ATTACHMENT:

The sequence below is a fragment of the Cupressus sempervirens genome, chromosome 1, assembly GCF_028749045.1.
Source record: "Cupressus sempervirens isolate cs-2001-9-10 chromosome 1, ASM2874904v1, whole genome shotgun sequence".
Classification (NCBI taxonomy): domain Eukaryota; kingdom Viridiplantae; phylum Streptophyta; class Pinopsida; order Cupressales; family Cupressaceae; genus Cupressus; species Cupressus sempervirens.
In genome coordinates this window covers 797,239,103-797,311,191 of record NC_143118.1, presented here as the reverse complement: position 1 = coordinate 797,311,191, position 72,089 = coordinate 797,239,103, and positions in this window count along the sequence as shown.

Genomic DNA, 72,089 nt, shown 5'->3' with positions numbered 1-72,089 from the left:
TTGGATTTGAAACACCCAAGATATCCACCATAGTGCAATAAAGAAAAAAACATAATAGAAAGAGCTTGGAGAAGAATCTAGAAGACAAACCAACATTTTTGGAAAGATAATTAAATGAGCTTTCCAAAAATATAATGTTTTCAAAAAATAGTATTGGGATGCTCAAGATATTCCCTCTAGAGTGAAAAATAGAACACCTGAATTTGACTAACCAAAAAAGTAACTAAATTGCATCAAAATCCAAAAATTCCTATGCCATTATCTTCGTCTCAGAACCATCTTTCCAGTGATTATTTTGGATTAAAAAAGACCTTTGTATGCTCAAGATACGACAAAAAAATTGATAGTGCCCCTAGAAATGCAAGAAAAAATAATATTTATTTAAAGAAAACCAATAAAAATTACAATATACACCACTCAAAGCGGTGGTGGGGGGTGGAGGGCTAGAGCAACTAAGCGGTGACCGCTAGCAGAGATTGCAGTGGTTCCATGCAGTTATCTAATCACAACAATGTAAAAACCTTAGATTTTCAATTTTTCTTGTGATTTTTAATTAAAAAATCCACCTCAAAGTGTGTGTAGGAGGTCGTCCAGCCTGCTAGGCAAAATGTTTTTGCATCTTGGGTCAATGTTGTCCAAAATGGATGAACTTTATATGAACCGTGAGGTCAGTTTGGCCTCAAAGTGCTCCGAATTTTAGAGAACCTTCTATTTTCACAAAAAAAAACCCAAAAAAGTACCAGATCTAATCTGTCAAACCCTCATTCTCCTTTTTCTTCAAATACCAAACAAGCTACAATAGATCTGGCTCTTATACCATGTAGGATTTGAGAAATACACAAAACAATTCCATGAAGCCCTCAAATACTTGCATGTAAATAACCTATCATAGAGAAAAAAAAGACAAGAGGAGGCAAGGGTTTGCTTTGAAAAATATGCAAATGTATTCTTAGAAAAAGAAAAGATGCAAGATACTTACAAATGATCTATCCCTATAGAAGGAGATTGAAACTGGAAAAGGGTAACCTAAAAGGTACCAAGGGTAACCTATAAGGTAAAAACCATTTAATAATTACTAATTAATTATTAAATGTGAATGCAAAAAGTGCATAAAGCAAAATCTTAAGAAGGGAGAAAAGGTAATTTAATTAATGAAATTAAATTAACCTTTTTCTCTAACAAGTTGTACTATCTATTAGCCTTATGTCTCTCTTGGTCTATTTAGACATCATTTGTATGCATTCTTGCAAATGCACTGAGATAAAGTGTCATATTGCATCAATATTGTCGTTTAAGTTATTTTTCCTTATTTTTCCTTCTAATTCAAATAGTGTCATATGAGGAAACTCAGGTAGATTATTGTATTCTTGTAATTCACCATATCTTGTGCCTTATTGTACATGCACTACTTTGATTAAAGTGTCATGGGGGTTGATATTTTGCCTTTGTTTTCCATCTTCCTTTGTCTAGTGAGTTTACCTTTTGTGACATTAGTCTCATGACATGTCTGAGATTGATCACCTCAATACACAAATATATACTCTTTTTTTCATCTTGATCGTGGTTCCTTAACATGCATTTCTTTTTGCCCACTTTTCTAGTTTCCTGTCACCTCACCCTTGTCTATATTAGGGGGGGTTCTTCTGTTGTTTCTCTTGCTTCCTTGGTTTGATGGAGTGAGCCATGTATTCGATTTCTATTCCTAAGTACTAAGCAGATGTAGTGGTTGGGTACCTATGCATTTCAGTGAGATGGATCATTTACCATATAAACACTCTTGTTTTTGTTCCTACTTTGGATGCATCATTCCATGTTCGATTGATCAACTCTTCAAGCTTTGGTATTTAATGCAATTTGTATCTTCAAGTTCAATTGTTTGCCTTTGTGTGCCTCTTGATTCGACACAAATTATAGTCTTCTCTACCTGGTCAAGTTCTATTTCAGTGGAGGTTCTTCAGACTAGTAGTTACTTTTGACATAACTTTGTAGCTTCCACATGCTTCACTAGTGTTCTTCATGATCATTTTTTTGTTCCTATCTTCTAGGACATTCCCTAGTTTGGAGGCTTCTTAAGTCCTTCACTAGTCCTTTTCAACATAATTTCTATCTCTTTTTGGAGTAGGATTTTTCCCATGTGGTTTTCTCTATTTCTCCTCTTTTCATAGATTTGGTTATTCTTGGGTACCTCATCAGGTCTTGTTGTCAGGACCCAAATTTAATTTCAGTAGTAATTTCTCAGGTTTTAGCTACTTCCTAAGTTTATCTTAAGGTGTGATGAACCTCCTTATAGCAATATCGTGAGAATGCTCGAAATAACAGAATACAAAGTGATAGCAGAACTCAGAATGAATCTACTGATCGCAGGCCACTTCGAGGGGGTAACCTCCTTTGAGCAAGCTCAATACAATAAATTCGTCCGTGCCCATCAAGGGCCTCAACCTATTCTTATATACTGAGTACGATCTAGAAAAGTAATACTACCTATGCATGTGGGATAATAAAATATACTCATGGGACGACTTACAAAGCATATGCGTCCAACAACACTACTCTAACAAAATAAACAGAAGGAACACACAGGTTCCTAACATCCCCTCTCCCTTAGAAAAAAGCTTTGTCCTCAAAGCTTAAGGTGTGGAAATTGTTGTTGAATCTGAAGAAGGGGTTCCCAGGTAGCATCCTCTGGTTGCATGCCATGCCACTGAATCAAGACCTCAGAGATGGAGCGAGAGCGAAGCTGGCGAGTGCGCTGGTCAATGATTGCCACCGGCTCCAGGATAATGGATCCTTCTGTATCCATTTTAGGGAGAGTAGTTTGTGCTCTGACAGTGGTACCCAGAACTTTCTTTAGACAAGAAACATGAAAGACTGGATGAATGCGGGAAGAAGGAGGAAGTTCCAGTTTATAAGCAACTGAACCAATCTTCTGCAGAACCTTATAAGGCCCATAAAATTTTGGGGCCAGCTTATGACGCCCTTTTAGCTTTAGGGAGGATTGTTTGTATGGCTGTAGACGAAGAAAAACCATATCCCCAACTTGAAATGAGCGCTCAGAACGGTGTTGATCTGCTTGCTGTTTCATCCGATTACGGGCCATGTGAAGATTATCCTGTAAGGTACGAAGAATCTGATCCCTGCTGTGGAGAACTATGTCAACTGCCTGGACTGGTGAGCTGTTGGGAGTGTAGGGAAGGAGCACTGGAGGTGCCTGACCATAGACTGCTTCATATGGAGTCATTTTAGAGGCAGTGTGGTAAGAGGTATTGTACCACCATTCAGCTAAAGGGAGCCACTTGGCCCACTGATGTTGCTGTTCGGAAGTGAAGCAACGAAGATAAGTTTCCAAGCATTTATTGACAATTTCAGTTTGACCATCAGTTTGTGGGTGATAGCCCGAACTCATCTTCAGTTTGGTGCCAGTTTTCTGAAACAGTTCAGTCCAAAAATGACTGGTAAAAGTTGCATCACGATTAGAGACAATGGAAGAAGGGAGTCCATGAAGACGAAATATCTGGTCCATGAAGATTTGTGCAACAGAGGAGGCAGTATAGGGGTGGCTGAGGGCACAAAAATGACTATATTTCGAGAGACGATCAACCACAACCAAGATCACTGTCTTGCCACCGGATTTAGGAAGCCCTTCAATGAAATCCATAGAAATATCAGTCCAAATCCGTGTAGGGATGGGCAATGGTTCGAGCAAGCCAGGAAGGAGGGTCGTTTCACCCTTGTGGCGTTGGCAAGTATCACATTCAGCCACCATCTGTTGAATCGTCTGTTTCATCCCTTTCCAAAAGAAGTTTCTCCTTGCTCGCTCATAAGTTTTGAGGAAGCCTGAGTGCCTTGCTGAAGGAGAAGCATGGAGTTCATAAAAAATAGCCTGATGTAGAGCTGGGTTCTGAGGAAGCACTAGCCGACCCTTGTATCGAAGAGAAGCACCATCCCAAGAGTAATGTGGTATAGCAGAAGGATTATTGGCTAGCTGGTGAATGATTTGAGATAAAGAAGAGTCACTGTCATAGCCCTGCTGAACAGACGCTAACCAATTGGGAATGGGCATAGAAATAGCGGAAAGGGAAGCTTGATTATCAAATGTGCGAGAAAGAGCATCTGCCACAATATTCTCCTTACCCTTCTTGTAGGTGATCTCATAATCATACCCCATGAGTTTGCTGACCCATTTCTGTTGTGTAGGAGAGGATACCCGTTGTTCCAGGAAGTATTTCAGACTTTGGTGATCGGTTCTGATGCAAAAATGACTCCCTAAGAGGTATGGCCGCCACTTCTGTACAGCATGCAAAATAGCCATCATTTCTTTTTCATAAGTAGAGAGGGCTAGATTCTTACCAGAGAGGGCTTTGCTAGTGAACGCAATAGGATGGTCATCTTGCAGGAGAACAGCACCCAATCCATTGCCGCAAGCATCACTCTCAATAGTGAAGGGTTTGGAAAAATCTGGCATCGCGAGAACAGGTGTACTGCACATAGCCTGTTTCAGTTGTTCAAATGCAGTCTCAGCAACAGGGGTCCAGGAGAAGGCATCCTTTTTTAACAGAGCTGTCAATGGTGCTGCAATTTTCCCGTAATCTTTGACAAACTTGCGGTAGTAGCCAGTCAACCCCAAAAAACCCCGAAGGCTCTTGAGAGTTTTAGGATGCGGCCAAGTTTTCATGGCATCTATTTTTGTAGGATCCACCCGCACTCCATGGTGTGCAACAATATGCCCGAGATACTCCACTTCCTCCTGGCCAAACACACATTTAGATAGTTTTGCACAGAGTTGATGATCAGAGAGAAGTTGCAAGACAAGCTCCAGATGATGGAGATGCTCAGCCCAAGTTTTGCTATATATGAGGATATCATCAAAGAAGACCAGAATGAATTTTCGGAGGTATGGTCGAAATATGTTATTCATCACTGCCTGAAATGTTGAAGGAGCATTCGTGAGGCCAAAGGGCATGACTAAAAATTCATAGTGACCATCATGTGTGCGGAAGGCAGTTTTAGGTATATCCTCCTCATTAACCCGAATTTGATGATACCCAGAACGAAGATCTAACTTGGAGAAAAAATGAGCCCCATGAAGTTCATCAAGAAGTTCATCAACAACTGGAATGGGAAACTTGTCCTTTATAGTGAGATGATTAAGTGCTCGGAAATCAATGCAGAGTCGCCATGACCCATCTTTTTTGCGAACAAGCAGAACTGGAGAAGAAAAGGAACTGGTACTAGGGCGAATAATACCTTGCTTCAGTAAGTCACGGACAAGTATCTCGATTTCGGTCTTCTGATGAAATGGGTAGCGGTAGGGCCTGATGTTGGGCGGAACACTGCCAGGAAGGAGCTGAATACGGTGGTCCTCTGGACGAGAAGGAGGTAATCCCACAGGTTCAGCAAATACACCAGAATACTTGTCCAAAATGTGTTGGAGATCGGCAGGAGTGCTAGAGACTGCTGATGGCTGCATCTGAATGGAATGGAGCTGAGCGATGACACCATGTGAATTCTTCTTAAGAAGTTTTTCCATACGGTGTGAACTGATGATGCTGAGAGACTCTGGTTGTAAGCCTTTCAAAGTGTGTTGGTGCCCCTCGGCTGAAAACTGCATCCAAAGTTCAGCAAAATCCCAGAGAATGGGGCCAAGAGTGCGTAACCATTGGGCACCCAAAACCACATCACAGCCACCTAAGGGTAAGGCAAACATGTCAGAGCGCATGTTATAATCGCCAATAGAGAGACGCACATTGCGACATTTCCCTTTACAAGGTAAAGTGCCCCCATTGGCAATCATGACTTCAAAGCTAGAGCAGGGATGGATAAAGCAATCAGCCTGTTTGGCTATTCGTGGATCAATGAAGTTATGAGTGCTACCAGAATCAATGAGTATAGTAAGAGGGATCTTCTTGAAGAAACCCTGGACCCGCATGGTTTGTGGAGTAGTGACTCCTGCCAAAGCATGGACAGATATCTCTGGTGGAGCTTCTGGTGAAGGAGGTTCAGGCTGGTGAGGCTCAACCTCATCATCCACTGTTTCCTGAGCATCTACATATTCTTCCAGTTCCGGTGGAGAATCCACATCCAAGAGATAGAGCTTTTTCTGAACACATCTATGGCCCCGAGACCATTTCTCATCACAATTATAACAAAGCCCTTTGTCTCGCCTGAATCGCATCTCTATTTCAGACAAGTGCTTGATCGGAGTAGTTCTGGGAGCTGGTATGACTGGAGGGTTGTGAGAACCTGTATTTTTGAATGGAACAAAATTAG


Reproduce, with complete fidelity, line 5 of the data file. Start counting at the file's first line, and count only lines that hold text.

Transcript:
Genomic DNA, 72,089 nt, shown 5'->3' with positions numbered 1-72,089 from the left: